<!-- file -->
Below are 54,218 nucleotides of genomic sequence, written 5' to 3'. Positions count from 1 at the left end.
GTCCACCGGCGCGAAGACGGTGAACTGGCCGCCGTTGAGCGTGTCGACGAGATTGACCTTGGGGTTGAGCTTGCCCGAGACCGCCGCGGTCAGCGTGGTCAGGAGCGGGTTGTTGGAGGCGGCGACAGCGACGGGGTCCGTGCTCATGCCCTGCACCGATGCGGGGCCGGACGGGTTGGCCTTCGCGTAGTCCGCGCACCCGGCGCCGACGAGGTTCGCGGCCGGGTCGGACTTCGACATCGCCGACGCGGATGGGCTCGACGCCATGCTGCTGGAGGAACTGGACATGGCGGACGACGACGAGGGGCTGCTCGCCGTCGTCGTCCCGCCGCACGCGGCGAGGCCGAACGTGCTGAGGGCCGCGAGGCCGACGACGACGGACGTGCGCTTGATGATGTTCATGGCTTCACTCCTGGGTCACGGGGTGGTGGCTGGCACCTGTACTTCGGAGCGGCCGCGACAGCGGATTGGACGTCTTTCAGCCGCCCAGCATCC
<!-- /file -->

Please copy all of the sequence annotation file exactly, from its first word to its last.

Below are 54,218 nucleotides of genomic sequence, written 5' to 3'. Positions count from 1 at the left end.
GTCCACCGGCGCGAAGACGGTGAACTGGCCGCCGTTGAGCGTGTCGACGAGATTGACCTTGGGGTTGAGCTTGCCCGAGACCGCCGCGGTCAGCGTGGTCAGGAGCGGGTTGTTGGAGGCGGCGACAGCGACGGGGTCCGTGCTCATGCCCTGCACCGATGCGGGGCCGGACGGGTTGGCCTTCGCGTAGTCCGCGCACCCGGCGCCGACGAGGTTCGCGGCCGGGTCGGACTTCGACATCGCCGACGCGGATGGGCTCGACGCCATGCTGCTGGAGGAACTGGACATGGCGGACGACGACGAGGGGCTGCTCGCCGTCGTCGTCCCGCCGCACGCGGCGAGGCCGAACGTGCTGAGGGCCGCGAGGCCGACGACGACGGACGTGCGCTTGATGATGTTCATGGCTTCACTCCTGGGTCACGGGGTGGTGGCTGGCACCTGTACTTCGGAGCGGCCGCGACAGCGGATTGGACGTCTTTCAGCCGCCCAGCATCC